pedagogy · Policy · Powerful knowledge · Progressivism

On the sacred and profane of powerful knowledge

Introduction School’s minister, Nick Gibb, frequently talks about the national curriculum in terms of a canon. In ancient Greek, a canon referred to a measuring rod, which could offer a symbolic description of the current education system.  The canon of the medieval education system was the gospels; the trivium introduced the medieval elite to the word of… Continue reading On the sacred and profane of powerful knowledge

Ofsted · Policy

Ofsted must have this confrontation with the DfE

A recent article in the Times Educational Supplement (TES) entitled DfE and Ofsted at odds over exams caught my attention. The article suggests that the DfE has taken umbrage at the decision by “Ofsted (is) to downgrade the use of exam results as a measure of school quality”. There is an escalating confrontation between the DfE and… Continue reading Ofsted must have this confrontation with the DfE

Ofsted · Policy

On Post-2010 policy: lurking behind the veil of Ofsted data is a litany of policy related issues

In my last blog, I argued that the recent National Audit Office (NAO) report about Ofsted asked the wrong question: does Ofsted measure the impact its inspections have on improving the quality of schools in England? As HMCI observed, there is a perverse incentive implicit to Ofsted measuring the impact of its own inspections. Ofsted could simply inflate grades… Continue reading On Post-2010 policy: lurking behind the veil of Ofsted data is a litany of policy related issues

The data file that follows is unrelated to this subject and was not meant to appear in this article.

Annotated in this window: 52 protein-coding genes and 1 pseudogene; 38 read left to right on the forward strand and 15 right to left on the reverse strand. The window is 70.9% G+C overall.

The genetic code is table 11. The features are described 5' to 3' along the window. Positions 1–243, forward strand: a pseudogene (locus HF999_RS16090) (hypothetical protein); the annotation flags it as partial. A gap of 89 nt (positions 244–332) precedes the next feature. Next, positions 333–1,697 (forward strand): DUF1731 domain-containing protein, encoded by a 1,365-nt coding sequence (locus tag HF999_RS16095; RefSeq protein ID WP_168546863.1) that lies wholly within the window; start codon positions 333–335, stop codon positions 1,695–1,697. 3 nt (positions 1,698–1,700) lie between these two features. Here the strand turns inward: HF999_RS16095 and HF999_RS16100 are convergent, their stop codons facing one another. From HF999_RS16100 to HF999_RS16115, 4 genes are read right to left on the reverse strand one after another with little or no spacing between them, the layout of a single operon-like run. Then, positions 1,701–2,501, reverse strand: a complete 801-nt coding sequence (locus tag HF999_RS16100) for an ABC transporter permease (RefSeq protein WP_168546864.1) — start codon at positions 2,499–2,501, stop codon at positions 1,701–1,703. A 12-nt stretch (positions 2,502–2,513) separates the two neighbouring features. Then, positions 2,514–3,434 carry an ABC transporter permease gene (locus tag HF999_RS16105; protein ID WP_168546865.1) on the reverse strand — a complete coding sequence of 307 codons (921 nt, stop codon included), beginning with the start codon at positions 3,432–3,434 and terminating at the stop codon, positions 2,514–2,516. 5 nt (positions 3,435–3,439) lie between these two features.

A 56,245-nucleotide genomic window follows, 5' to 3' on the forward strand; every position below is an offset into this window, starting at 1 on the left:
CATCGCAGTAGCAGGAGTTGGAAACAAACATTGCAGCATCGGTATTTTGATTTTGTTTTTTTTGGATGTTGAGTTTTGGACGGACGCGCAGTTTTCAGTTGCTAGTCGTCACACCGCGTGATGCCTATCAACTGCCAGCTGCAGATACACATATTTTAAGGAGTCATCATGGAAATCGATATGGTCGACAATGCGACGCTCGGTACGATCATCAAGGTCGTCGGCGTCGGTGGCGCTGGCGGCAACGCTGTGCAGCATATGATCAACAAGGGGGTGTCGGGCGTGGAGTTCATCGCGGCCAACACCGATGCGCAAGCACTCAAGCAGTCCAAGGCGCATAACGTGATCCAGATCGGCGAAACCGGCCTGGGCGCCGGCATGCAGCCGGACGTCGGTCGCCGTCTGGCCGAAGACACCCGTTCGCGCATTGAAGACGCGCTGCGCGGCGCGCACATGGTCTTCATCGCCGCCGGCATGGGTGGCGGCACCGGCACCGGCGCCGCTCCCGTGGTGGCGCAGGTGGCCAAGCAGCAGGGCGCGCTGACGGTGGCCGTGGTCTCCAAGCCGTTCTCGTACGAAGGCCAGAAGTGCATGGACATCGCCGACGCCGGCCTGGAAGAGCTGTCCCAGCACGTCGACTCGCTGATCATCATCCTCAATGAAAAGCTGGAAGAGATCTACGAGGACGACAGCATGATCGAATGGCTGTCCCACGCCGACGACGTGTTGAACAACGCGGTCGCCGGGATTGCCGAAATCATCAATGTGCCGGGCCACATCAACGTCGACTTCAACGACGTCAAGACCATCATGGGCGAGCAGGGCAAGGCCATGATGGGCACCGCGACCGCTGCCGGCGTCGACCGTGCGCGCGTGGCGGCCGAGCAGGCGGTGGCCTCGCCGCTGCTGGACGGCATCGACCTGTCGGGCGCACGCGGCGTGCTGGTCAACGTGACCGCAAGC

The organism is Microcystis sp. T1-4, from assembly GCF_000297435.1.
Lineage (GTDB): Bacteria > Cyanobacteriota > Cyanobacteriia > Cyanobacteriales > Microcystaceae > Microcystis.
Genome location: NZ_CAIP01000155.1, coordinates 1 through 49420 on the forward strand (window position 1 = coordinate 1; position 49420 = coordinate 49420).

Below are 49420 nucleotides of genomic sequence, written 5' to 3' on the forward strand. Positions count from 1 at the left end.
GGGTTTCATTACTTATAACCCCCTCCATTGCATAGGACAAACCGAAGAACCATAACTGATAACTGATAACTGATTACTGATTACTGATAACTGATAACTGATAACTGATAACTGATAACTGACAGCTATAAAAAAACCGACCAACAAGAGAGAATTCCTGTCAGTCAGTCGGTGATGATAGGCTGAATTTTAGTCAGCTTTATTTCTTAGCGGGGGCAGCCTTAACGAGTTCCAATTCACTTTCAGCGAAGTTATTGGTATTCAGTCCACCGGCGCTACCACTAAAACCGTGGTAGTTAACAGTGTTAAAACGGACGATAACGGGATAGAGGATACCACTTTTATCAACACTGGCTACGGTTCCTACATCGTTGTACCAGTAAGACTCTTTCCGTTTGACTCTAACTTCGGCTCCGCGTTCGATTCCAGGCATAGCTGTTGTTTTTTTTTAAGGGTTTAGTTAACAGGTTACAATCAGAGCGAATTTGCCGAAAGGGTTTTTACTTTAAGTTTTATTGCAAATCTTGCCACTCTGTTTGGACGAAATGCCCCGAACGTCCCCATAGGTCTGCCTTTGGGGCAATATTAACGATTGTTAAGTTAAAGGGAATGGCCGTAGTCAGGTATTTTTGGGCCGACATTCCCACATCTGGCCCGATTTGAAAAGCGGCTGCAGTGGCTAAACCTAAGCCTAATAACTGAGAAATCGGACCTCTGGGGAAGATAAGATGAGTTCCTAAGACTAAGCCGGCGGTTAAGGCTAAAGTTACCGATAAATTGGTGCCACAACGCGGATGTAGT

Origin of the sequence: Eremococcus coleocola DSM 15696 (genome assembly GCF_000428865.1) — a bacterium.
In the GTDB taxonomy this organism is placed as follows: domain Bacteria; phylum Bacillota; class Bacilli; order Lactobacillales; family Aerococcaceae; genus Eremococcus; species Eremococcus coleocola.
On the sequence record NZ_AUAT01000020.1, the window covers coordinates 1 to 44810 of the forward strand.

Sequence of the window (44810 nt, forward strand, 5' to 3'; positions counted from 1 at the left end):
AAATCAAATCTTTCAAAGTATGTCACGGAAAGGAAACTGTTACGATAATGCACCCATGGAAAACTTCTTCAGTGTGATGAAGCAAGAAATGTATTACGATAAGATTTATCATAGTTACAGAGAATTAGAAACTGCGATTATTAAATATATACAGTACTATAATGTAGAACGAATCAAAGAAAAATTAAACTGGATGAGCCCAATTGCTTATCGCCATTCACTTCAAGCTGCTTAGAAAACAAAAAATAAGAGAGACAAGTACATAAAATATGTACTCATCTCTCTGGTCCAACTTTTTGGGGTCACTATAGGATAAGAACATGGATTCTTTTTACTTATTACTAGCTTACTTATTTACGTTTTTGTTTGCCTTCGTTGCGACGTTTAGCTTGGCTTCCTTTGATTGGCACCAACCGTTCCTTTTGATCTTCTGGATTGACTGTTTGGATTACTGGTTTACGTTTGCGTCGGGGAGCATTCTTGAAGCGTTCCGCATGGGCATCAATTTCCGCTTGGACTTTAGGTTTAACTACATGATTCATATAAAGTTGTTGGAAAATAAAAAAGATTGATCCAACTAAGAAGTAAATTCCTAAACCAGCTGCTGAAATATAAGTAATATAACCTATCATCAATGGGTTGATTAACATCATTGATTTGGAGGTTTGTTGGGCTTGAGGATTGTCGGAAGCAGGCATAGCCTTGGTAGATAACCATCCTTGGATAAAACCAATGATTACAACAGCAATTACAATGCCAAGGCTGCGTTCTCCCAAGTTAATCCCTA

Ofsted · Policy

On the National Audit Office (NAO) report into Ofsted: insightful but critically flawed on school improvement

The National Audit Office recently released a report entitled Ofsted’s inspection of schools. The report examines whether the Office for Standards in Education, Children’s Services and Skills’ (Ofsted)  school inspections provide value for money. The report is insightful and a good starting point for a debate about Ofsted, however, it is also critically flawed on school improvement. This blog aims to… Continue reading On the National Audit Office (NAO) report into Ofsted: insightful but critically flawed on school improvement

Ofsted · Policy

On OFSTED’s early years report: some dos and don’ts for Professor Mujis to consider

OFSTED has recently appointed a new head of research. Judging by the recently launched early years report: Bold beginnings:  the Reception curriculum in a sample of good and outstanding primary schools this appointment has not come too soon. The report has been criticised by educationalists for being politicised and ideological. In this BLOG I highlight some dos and don’ts… Continue reading On OFSTED’s early years report: some dos and don’ts for Professor Mujis to consider

Policy

The irrational rationality of educational policy making

  In a recent speech launching the Education white paper, Nicky Morgan said: We have not only the best qualified workforce in history, but also a workforce that is increasingly focused on constant self-improvement, that is driven by the evidence and which like other professions is breaking new boundaries, sharing what works, challenging one another and… Continue reading The irrational rationality of educational policy making

Policy

Social objects, Space-time and Quirks in Educational policy making

In 1906, Albert Einstein announced his special theory of relativity. Soon after Hermann Minkowski, his former college teacher in mathematics developed a new schema for thinking about space and time: Space-time does not evolve, it simply exists. When we examine a particular object from the stand point of its space-time representation, every particle is located… Continue reading Social objects, Space-time and Quirks in Educational policy making